No Surgery for DCIS — Studies and Support

Research shows that at least 3 out of 4 women (75%) with DCIS that is not treated will not get a future invasive breast cancer.

PLS for “Genomic analysis defines clonal relationships of ductal carcinoma in situ and recurrent invasive breast cancer.”

Cancer Outcomes in DCIS Patients Without Locoregional Treatment


A total of 1286 DCIS patients who did not undergo locoregional therapy were identified. Median age at diagnosis was 60 years (inter-quartile range = 51–74 years), with median follow-up of 5.5 years.

Among patients with tumor grade I/II, the 10-year net risk of ipsilateral invasive breast cancer was 12.2% (95% confidence interval [CI] = 8.6% to 17.1%) compared with 17.6% (95% CI = 12.1% to 25.2%) among patients with tumor grade III (n = 244) and 10.1% (95% CI = 7.4% to 13.8%) among patients with unknown grade (n = 495).

Among all patients, the 10-year cumulative incidences of ipsilateral invasive cancer, contralateral breast cancer, and all-cause mortality were 10.5% (95% CI = 8.5% to 12.4%), 3.9% (95% CI = 2.6% to 5.2%), and 24.1% (95% CI = 21.2% to 26.9%), respectively.


“Despite limited data, our findings suggest that DCIS patients without locoregional treatment have a limited risk of invasive progression. Although the cohort is not representative of the general population of patients diagnosed with DCIS, the findings suggest that there may be overtreatment, especially among older patients and patients with elevated comorbidities.”


“A recent evaluation of data from the SEER registry of women diagnosed with DCIS from 1992-2014 who did not undergo surgery at the time of diagnosis indicates that the rate of invasive progression is highly variable between individuals and that the 10-year net risk of ipsilateral invasive breast cancer ranged from 15%-28%, depending on age at diagnosis and histologic features.”45

Comparing Treatment Options for Women with Low-Risk Ductal Carcinoma In Situ (DCIS) — The COMET Study

“Only 20–30 percent of DCIS cases turn into invasive cancer, which is cancer that spreads and causes illness.”

Surgical Upstaging Rates for Vacuum Assisted Biopsy Proven DCIS: Implications for Active Surveillance Trials


“DCIS upstaging rates in women eligible for active surveillance trials are low (6–10%), and in this series, all those with invasive disease were early-stage, node-negative. The careful patient selection for DCIS active surveillance trials has a low risk of missing occult invasive cancer and additional studies will determine clinical outcomes.”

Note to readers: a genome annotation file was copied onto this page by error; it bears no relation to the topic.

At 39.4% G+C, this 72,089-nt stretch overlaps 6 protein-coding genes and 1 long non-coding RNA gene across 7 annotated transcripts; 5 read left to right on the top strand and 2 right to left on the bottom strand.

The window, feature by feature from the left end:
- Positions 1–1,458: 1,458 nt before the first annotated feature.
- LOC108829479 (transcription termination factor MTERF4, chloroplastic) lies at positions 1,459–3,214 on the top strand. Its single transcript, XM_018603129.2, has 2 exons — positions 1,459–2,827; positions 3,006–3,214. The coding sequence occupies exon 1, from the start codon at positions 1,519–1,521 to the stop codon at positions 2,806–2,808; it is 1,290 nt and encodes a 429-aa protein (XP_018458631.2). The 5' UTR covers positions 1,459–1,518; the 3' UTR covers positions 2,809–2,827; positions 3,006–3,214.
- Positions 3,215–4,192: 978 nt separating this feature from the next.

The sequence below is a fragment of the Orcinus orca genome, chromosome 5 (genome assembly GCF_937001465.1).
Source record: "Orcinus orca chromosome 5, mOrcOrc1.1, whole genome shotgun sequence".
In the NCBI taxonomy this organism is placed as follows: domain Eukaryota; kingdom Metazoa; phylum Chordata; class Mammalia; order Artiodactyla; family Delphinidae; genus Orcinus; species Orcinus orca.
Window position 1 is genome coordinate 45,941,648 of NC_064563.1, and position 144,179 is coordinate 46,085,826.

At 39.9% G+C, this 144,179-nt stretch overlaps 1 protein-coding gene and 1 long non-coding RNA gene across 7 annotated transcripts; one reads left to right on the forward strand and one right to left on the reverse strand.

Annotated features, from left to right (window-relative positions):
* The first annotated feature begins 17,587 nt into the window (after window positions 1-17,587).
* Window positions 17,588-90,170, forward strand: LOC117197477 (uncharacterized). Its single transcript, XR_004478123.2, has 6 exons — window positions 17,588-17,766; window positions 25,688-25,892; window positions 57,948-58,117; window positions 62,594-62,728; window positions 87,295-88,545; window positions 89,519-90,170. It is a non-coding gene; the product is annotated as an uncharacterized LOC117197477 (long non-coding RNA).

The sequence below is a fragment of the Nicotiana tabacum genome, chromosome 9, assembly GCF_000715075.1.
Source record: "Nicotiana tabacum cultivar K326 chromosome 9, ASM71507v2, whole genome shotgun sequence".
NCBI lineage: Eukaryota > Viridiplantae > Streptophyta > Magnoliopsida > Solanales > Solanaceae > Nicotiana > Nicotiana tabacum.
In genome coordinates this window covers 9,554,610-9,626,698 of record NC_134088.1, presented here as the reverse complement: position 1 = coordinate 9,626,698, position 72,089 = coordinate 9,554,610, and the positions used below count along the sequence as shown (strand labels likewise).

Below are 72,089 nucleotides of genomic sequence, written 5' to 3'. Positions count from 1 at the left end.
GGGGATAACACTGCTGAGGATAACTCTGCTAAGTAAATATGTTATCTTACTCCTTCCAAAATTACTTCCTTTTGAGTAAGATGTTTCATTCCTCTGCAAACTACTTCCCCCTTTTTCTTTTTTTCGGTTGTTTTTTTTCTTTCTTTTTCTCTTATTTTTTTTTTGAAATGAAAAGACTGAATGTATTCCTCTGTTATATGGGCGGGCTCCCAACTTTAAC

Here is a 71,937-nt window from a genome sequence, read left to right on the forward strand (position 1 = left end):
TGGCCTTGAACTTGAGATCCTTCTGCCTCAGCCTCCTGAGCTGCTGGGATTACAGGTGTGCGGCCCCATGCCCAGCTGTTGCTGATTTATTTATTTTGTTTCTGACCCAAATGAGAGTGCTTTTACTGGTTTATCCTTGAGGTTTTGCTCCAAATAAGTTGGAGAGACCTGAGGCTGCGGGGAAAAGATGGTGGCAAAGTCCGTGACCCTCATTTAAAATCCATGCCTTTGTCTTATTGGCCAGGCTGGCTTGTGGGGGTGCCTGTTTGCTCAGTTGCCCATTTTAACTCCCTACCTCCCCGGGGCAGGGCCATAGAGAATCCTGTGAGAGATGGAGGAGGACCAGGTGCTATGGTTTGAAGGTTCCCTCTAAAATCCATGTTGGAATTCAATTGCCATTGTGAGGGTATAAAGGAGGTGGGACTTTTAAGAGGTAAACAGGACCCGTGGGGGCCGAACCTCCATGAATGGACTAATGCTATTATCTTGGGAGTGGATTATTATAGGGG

Survival Benefit of Breast Surgery for Low-Grade Ductal Carcinoma In Situ

“For low-grade DCIS, the weighted 10-year breast cancer–specific survival of the nonsurgery group was 98.8% and that of the surgery group was 98.6%.”

Overtreatment of Low-Grade Ductal Carcinoma In Situ

“Surgery for DCIS has remained largely unchanged since the 1970s, and mastectomy is now performed more often than is seen with invasive cancer. It is 40 years since the inception of the first breast screening programs, and it is time to question the appropriateness and the outcomes of these management policies for screen-detected DCIS.”

Current Clinical Trials

Low-risk ductal carcinoma in situ (DCIS) lesions often do not progress to invasive breast cancer during the patient’s lifetime. Therefore, active surveillance (active monitoring) without surgery as a management strategy for low-risk DCIS is being evaluated in three Clinical Trials, called the COMET (USA)- LORIS (UK)- and LORD (The Netherlands/EU)-trial. 

“Alternative” Perspectives, Support, and Resources

About Donna Pinto

I am originally from New Jersey and moved to Los Angeles with my family at age 12. After graduating from San Diego State University with a BA in Journalism, I had a short-stint in magazine advertising sales before landing my "dream job" with Club Med. For two years I worked at resorts in Mexico, The Bahamas, The Dominican Republic and Colorado. My husband Glenn & I met in Ixtapa, Mexico and we embarked on a two year honeymoon around the world. This was also a research project for a book we wrote called "When The Travel Bug Bites: Creative Ways to Earn, Save and Stay Abroad." I am also the author of a quote book for new graduates -- "Cheatnotes on Life: Lessons From The Classroom of Life." In 1997, we settled in San Diego and I was blessed to work part-time from home for non-profit organizations while raising our two boys. In 2010, a DCIS diagnosis changed my life. DCIS 411 is the culmination of my on-going journey and discoveries.
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2 Responses to No Surgery for DCIS — Studies and Support

  1. Kirsten says:

    Thanks for posting this! Great info!


  2. informedconsent2014 says:

    fabulous information and progress! This is the type of info and data we will be able to take to our doctors in the future to stop overtreatment!


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